Before the launch of the original iPhone in the summer of 2007, Apple had at one point in the design stages of its flagship and debut smartphone considered a physical keyboard for the iOS–at the time it was called the iPhone OS–smartphone. Revelation of the physical keyboard design consideration was revealed by famed iPod and iPhone designer Tony Fadell, who had since left Apple to start his own company called Nest.
According to Fadell in an interview on The Verge, Apple had considered three final prototype versions before settling on the aluminum-clad design that we saw in 2007, and one of those three prototypes contained a physical keyboard. AppleInsider reports that the three designs included:
He notes that when Apple was readying its first handset, the final three designs were an iPod-phone hybrid, an undisclosed version also called “iPhone” and the final model that reached customers’ hands.
Ultimately, in the end, Apple went with the iconic touchscreen-dominated keyboard-less design and opted to use a more intuitive multitouch software keyboard with the autocorrection feature that we see today rather than rely on physical hardware keys. Fadell says that at the time, he saw the potential for a software keyboard, and his early intuition was supported by late CEO Steve Jobs.
When the iPhone debuted, many smartphones at the time were trending towards designs with either a front-facing physical keyboard or ones with slide-out keyboards. Both the Palm Treo–including designs that operated on Windows Mobile and Palm OS–as well as Research in Motion’s BlackBerry smartphones relied on quick messaging as a key selling point with well developed front-facing keyboards. HTC and a few others relied on landscape-oriented slide-out keyboards. The success with the touchscreen keyboard was aided in no small part by Apple’s capacitive touchscreen technology, which allowed users to merely touch the touchscreen, rather than have to press down on the touchscreen as with the resistive touchscreen technology that was employed by the smartphone industry prior to Apple’s arrival.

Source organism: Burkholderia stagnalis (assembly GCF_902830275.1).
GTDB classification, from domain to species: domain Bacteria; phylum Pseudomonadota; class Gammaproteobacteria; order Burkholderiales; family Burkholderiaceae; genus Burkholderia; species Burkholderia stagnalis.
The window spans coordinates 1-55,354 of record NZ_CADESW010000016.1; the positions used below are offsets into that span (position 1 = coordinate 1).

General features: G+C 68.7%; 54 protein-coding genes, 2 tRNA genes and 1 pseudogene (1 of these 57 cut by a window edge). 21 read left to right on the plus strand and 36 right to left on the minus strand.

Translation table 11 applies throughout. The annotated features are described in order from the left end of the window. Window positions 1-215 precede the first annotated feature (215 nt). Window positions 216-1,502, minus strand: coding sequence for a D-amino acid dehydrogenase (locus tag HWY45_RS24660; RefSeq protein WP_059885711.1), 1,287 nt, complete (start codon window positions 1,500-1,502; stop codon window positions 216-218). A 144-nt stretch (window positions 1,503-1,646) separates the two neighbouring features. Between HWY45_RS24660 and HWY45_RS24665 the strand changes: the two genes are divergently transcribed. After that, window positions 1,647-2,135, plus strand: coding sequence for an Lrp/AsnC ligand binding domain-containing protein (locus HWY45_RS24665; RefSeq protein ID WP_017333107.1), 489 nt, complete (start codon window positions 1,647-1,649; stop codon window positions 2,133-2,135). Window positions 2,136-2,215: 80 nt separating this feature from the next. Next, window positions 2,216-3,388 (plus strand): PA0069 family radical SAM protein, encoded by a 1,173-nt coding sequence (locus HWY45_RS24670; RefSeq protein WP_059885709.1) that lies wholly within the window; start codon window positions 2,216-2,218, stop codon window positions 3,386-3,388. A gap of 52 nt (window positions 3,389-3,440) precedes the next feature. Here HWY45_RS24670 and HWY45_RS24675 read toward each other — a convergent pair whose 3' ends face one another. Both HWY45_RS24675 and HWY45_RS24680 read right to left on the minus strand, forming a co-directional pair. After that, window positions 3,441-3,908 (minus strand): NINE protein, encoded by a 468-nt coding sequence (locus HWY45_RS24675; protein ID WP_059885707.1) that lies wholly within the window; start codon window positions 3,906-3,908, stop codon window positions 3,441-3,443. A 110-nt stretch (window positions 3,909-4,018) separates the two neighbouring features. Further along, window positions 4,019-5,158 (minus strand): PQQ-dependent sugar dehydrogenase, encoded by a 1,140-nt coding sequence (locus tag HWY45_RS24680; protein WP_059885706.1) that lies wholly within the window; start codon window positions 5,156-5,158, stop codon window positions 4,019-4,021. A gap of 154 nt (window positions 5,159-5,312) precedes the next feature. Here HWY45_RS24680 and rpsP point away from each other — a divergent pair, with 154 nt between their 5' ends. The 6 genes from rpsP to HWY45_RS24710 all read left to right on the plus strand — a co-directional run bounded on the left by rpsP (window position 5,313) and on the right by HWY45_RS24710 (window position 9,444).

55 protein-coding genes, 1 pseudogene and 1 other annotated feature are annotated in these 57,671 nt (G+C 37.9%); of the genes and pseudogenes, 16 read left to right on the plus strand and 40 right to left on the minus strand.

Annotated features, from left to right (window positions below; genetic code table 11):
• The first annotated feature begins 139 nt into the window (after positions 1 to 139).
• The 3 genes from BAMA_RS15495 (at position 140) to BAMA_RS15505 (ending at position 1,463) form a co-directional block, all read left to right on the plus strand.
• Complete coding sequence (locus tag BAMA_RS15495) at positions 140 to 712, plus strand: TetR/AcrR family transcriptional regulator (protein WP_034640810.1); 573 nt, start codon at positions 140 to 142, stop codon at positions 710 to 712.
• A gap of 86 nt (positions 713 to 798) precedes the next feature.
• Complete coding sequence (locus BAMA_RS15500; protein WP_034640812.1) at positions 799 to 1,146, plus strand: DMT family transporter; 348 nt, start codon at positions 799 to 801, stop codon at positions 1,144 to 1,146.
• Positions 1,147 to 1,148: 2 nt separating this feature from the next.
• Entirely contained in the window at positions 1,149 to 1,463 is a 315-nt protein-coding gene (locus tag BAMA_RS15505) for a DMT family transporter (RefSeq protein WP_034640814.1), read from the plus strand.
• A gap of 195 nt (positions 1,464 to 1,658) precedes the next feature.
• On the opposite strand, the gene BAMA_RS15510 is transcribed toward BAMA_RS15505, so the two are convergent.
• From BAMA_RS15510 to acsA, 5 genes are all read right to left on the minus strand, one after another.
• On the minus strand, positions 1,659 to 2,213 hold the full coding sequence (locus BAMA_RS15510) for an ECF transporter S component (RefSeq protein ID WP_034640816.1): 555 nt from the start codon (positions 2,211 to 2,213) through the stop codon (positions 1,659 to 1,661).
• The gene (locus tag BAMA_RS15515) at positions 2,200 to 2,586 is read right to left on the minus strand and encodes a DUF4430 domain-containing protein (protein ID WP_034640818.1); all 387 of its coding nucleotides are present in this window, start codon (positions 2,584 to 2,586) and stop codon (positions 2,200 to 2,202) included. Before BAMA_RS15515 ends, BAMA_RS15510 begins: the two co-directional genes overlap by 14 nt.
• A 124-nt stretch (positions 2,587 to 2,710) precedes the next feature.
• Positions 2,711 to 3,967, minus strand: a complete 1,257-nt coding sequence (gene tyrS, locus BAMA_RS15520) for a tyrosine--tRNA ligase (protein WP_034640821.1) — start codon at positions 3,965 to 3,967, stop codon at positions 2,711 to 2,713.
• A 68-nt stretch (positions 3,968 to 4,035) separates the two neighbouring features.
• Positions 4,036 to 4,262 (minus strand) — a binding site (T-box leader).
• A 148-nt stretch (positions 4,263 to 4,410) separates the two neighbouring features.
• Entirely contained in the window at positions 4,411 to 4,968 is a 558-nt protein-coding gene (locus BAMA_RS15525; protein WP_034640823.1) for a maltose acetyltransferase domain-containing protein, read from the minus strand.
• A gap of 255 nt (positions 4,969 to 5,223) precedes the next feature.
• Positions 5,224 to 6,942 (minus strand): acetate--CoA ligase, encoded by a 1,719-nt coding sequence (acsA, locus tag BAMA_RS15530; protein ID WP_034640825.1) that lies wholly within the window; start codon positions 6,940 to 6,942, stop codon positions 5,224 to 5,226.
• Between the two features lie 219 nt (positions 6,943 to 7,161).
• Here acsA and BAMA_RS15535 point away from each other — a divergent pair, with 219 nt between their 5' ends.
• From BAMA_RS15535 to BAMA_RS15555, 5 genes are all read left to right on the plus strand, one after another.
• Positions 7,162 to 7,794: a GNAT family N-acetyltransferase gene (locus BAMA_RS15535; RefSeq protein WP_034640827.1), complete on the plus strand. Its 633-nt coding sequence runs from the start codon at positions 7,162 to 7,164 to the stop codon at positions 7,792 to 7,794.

Ironically, it was with the launch of Android–which Steve Jobs believed to be in violation of Apple’s intellectual property–the keyboard was resurrected. The very first Android smartphone, the HTC G1, which debuted on T-Mobile USA’s network had come out with a skewed landscape-oriented sliding keyboard design. The Motorola Droid popularized the physical keyboard with its design and that keyboard has since evolved over four generations of the Android flagship line. In more recent memory, HTC had boldly proclaimed that it will no longer release phones with keyboards, citing that consumers wanted thin and and light smartphone designs as the major reason.